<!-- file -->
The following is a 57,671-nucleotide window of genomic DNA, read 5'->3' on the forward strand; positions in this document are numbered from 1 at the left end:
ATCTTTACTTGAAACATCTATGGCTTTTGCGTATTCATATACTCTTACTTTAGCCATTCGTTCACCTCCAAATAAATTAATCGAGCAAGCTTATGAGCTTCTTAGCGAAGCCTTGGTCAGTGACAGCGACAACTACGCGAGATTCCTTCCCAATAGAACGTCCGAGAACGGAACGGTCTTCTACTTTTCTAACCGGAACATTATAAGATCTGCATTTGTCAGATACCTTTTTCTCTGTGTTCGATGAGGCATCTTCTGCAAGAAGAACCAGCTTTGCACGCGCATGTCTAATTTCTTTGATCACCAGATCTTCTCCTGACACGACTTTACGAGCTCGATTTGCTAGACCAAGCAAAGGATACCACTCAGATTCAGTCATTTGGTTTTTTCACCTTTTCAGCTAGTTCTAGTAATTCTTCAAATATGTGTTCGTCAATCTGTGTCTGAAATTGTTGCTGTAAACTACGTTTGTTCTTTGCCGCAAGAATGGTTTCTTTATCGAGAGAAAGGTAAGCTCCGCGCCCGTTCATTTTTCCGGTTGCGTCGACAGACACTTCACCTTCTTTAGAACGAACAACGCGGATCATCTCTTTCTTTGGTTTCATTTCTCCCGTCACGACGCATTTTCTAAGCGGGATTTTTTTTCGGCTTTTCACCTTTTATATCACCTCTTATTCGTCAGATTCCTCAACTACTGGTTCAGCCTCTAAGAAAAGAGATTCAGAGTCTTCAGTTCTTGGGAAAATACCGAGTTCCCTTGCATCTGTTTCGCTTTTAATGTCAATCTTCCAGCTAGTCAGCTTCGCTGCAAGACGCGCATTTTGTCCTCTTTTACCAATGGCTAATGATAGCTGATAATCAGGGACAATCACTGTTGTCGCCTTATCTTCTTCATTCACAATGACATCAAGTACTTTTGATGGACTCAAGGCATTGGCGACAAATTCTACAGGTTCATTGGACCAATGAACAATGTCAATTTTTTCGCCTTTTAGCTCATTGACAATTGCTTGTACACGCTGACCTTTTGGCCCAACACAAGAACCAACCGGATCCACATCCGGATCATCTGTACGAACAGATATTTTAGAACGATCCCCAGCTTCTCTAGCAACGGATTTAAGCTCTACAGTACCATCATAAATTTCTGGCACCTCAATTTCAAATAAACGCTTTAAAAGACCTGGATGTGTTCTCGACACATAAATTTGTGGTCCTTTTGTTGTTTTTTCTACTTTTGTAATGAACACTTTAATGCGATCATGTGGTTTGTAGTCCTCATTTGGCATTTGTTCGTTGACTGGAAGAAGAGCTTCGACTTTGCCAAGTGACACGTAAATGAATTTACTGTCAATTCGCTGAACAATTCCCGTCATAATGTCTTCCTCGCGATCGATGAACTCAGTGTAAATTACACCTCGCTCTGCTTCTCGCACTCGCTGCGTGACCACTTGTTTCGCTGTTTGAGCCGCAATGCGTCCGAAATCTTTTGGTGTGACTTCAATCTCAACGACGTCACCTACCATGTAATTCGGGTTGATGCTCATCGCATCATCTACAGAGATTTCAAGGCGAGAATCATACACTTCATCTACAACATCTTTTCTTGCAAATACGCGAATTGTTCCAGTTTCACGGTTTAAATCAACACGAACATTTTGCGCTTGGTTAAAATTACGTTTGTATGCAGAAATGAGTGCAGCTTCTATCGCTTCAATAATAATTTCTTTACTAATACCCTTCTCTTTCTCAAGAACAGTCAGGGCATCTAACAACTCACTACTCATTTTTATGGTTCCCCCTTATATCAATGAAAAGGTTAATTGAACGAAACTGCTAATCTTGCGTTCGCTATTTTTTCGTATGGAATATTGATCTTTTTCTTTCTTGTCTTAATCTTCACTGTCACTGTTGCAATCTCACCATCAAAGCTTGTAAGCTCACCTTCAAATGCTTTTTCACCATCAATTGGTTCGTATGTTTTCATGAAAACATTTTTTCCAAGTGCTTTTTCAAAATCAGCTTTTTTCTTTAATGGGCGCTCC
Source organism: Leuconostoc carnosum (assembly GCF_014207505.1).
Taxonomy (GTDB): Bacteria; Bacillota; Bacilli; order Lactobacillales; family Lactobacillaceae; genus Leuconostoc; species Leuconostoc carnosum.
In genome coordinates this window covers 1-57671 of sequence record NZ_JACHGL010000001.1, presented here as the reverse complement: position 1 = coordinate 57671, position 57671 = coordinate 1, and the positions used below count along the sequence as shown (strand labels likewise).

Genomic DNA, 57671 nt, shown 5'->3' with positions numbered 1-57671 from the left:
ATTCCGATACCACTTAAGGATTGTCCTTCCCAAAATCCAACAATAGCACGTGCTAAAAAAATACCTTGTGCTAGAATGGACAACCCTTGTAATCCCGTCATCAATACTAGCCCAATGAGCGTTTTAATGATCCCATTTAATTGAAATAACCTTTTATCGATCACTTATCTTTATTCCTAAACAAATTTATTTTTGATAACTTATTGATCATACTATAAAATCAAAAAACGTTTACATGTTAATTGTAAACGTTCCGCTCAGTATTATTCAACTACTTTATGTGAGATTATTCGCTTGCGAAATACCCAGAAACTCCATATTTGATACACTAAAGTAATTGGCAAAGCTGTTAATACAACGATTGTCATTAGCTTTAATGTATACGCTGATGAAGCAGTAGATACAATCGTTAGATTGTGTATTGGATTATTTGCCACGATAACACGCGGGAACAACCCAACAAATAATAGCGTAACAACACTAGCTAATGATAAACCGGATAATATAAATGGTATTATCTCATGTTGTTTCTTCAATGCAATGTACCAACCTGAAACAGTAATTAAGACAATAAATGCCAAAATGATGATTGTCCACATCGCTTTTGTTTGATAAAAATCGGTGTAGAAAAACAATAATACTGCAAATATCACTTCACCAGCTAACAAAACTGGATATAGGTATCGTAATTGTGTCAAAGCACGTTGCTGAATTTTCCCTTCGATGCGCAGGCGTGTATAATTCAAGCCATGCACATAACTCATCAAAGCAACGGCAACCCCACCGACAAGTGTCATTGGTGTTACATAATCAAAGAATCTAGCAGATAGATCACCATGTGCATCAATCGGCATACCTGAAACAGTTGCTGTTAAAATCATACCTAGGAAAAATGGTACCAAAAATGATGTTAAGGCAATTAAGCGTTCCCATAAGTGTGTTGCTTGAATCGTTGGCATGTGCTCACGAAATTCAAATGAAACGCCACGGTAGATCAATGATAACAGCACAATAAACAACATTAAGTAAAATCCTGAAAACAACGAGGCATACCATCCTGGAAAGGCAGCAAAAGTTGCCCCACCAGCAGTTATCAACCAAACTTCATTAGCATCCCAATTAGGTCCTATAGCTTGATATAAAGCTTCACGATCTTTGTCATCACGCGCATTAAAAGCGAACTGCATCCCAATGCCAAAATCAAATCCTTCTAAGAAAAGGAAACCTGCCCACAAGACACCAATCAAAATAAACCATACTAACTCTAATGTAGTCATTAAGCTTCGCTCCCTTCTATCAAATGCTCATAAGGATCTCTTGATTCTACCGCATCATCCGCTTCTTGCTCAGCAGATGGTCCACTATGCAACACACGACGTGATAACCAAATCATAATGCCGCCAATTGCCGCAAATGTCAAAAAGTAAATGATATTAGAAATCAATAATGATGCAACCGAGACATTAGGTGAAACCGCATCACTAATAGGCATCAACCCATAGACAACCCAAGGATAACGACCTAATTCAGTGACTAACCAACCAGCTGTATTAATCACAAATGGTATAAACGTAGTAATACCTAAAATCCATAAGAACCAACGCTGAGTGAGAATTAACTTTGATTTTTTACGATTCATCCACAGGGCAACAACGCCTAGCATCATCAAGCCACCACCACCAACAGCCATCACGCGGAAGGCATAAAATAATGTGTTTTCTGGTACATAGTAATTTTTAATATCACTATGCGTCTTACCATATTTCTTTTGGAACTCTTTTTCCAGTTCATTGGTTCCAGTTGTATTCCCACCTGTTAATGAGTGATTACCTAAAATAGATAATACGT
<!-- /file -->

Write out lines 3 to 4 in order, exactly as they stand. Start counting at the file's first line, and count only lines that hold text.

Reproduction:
Source organism: Leuconostoc carnosum (assembly GCF_014207505.1).
Taxonomy (GTDB): Bacteria; Bacillota; Bacilli; order Lactobacillales; family Lactobacillaceae; genus Leuconostoc; species Leuconostoc carnosum.